What the Pixies lacked in technical skill, they more than made up for in passion. Their jagged guitar sounds mashed up against catchy pop melodies and evocative lyrics to create a sound that made them one of the most influential alt-rock bands of their generation.
It was the mid 1980s when Charles Thompson and Joey Santiago came together in Boston. Responding to an ad for a bassist who liked both "HÃ¼sker DÃ¼ and Peter, Paul & Mary," Kim Deal signed on, as well, fresh off a stint with her twin sister Kelly in the Breeders. At Deal's suggestion, drummer David Lovering was recruited. In keeping with Iggy Pop's inspiration, Thompson assumed a pseudonym, Black Francis and the Pixies were born.
A slew of local gigs helped earn them a spot opening for Throwing Muses which led to the Pixies teaming up with producer and artist manager Gary Smith of Boston's famed Fort Apache studios. The group spent three days in the studio in March of 1987 and laid down 18 songs. The demo, aka The Purple Tape, found its way into the hands of Ivo Watts who ran 4AD Records. Watts signed the Pixies and released an eight-song EP titled Come On Pilgrim in 1987.
For 1988's Surfer Rosa album, the Pixies teamed up with producer Steve Albini. He steered them toward an edgier, grittier guitar sound. The results were met with a warm embrace on both sides of the pond. American college radio loved it, as did British critics. The buzz was strong enough to warrant a jump to a major label, Elektra Records.
Heading back into the studio, the Pixies chose Gil Norton to helm Doolittle, their 1989 release. Norton smoothed out some of the roughness, causing Doolittle to garner even more positive reviews. Two tracks, "Monkey Gone to Heaven" and "Here Comes Your Man," cracked the Top 10 on the modern rock chart, helping the album to reach number 98 on the Billboard Hot 200. It fared even better in the UK with a debut at number eight.
That would prove to be a trend for the Pixies. The UK and Europe would always love them more than America. Their tours were the stuff of legends -- Black Francis would perform without moving, the set list would be in alphabetical order, Deal would balance things out with humor.
By the end of 1989, the bonds were beginning to weaken and the group announced a hiatus in early 1990. Some cite tensions between Deal and Black Francis as the main source. Their influence, however, bled over into the grunge and Brit-pop movements of the '90s. In particular, the stop-start dynamics and spiraling, squealing guitars that the Pixies employed could be seen in bands such as Nirvana.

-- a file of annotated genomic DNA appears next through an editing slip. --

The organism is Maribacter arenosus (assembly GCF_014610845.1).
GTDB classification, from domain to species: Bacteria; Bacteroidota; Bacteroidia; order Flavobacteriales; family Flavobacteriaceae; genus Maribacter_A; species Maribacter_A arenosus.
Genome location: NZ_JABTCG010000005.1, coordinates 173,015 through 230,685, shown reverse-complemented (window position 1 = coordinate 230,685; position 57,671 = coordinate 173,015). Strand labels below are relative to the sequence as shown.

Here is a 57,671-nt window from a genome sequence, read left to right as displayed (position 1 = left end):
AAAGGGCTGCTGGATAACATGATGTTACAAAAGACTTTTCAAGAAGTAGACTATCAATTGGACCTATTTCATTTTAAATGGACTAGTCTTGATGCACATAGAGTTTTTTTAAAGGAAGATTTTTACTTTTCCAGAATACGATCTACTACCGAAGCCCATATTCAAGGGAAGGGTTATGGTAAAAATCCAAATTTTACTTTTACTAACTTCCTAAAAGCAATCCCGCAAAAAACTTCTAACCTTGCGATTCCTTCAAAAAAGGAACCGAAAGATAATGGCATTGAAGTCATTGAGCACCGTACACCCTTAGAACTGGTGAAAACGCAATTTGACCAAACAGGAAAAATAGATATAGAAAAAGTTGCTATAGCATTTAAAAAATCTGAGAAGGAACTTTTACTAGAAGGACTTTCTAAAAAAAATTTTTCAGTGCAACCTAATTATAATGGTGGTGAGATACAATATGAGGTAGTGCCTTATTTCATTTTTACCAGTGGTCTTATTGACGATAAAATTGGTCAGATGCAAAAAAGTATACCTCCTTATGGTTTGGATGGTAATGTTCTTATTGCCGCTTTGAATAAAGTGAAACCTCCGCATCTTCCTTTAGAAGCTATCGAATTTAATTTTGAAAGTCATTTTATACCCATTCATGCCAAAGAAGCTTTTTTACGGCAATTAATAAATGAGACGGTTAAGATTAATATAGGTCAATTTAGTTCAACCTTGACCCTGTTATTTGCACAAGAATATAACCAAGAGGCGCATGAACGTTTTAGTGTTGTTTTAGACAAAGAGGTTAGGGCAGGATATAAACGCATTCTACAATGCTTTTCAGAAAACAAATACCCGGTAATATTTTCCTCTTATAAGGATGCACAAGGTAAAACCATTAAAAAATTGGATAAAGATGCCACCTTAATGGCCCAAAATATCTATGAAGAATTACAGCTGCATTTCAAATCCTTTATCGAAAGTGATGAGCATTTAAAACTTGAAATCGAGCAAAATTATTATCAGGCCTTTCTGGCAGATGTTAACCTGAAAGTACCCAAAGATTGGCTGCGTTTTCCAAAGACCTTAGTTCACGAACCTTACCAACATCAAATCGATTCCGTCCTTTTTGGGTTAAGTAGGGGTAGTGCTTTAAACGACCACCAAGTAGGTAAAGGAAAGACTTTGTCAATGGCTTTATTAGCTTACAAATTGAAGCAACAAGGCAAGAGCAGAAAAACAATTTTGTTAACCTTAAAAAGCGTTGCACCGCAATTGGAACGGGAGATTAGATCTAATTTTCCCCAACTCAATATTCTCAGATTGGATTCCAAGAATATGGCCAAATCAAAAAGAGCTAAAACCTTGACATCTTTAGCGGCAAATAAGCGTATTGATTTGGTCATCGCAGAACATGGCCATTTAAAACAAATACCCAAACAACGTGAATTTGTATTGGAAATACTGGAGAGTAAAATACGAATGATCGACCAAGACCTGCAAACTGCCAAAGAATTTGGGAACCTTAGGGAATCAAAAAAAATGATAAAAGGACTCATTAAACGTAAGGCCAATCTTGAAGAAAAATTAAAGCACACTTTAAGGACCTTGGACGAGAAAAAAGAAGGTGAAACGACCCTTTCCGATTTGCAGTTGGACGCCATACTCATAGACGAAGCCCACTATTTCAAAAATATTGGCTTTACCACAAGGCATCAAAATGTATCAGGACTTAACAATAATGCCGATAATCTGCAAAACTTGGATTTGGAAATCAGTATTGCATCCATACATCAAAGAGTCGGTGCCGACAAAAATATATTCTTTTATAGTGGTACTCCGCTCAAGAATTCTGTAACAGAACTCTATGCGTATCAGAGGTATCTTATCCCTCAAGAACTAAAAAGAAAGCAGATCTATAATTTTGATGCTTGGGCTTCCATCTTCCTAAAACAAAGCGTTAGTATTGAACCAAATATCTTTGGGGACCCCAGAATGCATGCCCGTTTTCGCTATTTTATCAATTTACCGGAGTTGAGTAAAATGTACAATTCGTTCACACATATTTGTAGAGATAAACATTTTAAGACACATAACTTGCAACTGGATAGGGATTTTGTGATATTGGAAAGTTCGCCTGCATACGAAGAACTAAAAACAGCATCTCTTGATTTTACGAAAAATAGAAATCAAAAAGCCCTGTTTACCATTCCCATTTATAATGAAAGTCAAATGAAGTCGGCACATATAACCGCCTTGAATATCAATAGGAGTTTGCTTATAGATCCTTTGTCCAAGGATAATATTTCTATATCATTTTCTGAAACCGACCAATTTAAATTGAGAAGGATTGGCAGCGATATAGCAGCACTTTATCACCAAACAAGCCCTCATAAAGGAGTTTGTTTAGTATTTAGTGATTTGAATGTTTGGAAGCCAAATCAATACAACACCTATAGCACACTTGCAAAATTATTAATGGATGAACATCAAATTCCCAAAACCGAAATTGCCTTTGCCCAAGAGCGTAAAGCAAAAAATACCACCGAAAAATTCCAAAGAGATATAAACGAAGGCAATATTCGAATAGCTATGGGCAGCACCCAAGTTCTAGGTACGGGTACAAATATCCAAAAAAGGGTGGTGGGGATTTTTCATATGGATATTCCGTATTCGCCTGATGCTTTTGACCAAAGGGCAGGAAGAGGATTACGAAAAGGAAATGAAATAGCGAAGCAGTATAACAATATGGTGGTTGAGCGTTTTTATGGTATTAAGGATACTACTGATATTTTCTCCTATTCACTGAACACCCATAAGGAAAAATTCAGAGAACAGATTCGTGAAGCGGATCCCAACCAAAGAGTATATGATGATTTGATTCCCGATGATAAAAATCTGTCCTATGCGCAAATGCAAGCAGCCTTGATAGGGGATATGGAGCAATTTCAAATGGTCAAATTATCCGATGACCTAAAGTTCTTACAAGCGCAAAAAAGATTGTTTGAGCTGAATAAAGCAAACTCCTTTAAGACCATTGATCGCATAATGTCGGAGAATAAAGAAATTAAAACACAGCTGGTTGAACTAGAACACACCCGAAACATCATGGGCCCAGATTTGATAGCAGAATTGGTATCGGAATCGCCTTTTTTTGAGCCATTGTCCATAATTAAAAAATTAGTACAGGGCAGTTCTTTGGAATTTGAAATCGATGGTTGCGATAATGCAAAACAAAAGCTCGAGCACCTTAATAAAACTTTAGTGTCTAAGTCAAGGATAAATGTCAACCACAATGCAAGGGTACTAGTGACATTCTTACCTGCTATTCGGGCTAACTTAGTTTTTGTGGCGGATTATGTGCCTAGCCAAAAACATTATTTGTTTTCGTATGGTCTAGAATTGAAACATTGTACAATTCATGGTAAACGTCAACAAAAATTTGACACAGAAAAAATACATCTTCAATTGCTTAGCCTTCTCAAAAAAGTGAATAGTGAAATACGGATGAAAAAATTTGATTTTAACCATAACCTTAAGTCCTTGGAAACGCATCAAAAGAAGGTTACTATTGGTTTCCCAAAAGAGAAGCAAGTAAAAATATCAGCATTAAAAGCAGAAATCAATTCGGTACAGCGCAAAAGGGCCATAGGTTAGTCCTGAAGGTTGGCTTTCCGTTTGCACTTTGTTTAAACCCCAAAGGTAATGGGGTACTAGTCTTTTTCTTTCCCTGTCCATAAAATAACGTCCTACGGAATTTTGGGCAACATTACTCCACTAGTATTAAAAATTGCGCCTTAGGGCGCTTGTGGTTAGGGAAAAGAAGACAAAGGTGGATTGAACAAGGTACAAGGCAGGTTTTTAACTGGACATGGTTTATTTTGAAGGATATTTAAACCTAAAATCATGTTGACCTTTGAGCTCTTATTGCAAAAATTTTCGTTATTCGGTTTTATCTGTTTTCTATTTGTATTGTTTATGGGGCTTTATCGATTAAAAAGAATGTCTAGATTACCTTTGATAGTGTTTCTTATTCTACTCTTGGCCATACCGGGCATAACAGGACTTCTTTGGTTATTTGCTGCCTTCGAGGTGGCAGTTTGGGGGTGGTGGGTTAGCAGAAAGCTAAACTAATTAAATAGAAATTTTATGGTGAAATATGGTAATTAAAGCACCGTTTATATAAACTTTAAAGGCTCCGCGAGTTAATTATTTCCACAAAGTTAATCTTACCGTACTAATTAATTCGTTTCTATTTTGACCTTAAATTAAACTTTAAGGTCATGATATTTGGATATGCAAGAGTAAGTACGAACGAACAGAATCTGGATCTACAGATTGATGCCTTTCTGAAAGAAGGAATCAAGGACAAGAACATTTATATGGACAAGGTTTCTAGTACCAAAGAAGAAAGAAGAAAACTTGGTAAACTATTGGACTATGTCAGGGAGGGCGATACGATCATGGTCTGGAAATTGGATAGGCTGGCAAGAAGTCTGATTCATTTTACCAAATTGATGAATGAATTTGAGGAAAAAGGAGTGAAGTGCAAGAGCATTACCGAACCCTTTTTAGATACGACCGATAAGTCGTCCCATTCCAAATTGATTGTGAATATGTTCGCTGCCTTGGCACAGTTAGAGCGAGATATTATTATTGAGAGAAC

After the band's dissolution, Black Francis embarked on a solo tour while Deal re-formed the Breeders with Tanya Donnely (from Throwing Muses) and Josephine Wiggs (of Perfect Disaster). The Pixies came back together in 1990 to make the atmospheric, surf rock-infused Bossanova.
Mixed reviews were the order of the day, though college radio ate it up, relishing the cuts "Velouria" and "Dig for Fire." UK fans also dug Bossanova, catapulting in to number three on the album charts and leading to a headlining slot at the Reading Festival.
The band continued to be plagued by internal turmoil and Deal announced during the Brixton Academy concert that is was "our last show." The impending U.S. tour was canned, but the Pixies went back into the studio to make a fourth album.
Leaning back into a heavier, louder sound, 1991's Trompe le Monde was welcomed as a return to the glory days of Surfer Rosa and Doolittle. More touring followed, including stadiums in Europe though only theaters in the U.S.
U2 brought the Pixies along for the first leg of the Zoo TV tour in 1992. It would prove to be their last run through the United States. As soon as the Zoo TV trek ended, Deal went back to the Breeders and Black Francis dove into his Frank Black solo project. During an interview on BBC's Radio 5, he announced that the Pixies were over, though he hadn't yet told his bandmates about his decision.
The members all pursued their own works. The Breeders found some success with the hit single “Cannonball,” while Black's following slowly melted away. Meanwhile, Santiago and Lovering joined forces as the Martinis, though Lovering eventually moved on to tour with Cracker.
It wasn't until 2003 that Black said in an interview that the group occasionally jammed together and that a reunion was possible. That moment came the following year as the Pixies embarked on U.S. tours in both the spring and fall. They also played 2004's Coachella as well as hitting Europe and the UK during the summer.
The band recorder their 15 warm-up dates in the States, releasing them in 1,000-unit limited editions that were sold at the shows and online. Just after the Coachella appearance, a Pixies DVD retrospective and Wave of Mutilation: The Best of Pixies were released by 4AD.
More performances were sprinkled across subsequent years including spots at Lollapalooza and Newport Folk Festival. In late 2009, to celebrate the 20th anniversary of Doolitlle, the Pixies launched a tour that took them across the States, Europe, Australia, New Zealand, and the UK. It continued through 2010 and into 2011.